Amunrud bags a big one.
By Nick Amunrud
On Sunday June 4th I was planning on spending the day fishing. However, after checking two of my minnow traps from a creek just north of the Iverson Tree Farms LLC, and only having one small bullhead and a crayfish, I realized that I did not have a productive day of fishing in store for me after all. Instead, I determined that it would be a good day to shoot carp, and thankfully, I always keep a Mathews Mission bow equipped with an AMS bowfishing rest and reel in my truck. Upon arriving at the gravel pit and completing my nearly daily patrol for trespassers, I made my way to a shallow bay where I usually see a high congregation of bigmouth buffalo as well as several common carp. Right away, I was able to count over 30 bigmouth buffalo within 20 yards of where I was standing and was able to connect on two buffalo before the rest swam away. I decided to keep walking along shore to see if there were any more carp that would present decent shot opportunities, and after walking roughly 30 yards along the bank, I noticed a small buffalo stirring up sediment only two feet from shore. I was in the process of raising and pulling back the bow when I noticed a shadow of what appeared to be a very large but light colored bigmouth buffalo slowly swimming straight towards me.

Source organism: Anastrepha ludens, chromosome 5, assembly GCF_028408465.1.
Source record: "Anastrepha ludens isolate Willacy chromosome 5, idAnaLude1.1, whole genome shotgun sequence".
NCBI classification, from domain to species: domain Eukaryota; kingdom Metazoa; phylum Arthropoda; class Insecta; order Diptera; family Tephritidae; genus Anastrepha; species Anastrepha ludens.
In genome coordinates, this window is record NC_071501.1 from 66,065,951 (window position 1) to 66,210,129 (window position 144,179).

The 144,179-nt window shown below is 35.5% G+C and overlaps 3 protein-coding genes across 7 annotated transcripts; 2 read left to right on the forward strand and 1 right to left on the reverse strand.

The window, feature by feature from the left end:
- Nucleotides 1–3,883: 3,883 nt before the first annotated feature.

I originally thought the light coloration was due to the fish beginning to die of old age. It also appeared to be covered in weeds, and I clearly remember seeing a large eye protruding from the side of its head. When it turned broadside between 18 and 20 yards, I knew that I had limited time to take a shot before it disappeared again. Fortunately, I was able to make a decent shot not too long after three thirty in the afternoon. As soon as the arrow struck it, I grabbed the line, dropped the bow, tossed my phone out of my pocket, and started gradually working the massive fish towards me. Even though I had just brought my bow into the Mankato Scheels on Memorial Day to have the draw weight increased to 54 pounds, I could tell that the arrow wasn’t more than a couple inches into the fish which made me nervous about losing it. After several minutes, I had the carp within a couple feet of shore, and by this time, I knew the arrow wasn’t going to stay in much longer so I got into the water and was able to grab the arrow and keep pressure on the barbs until I was able to maneuver the bighead between the shore and myself. Soon after this was accomplished, the arrow slipped out, and I was forced to jump on top of the carp in nearly a foot and a half of water. Thankfully, the large and powerful fish had lost most of its energy by this point, and I was able to wrestle it the final couple feet to shore. Once I had the fish secured on shore at 3:45pm and was able to get a good look at it, I was absolutely in awe at its impressive size. I was unable to weigh it on the spot due to it maxing out our 50 pound electronic scale, but an hour and a half later I was able to weigh it at just over 64 pounds and measured it three times at 50.75 inches long. By this point the fish had sat out in the hot sun the entire time and had lost a significant amount of blood. Sadly, I still did not realize the full importance of this fish and had it sitting on my tailgate out in the sun until I finally put it in a large garbage bag and set it in a trough of cold water at 9:25pm. The MNDNR took their measurements almost two days after it had been shot and came up with an official weight of 61.7 pounds and official length of 47.5 inches. I was informed that the whole fish had dehydrated considerably by this point, which made accurate measurements difficult. Overall, I learned a lot from this experience and can reflect fondly upon it when I ignore all of the frustrating events that occurred post reporting it to the DNR.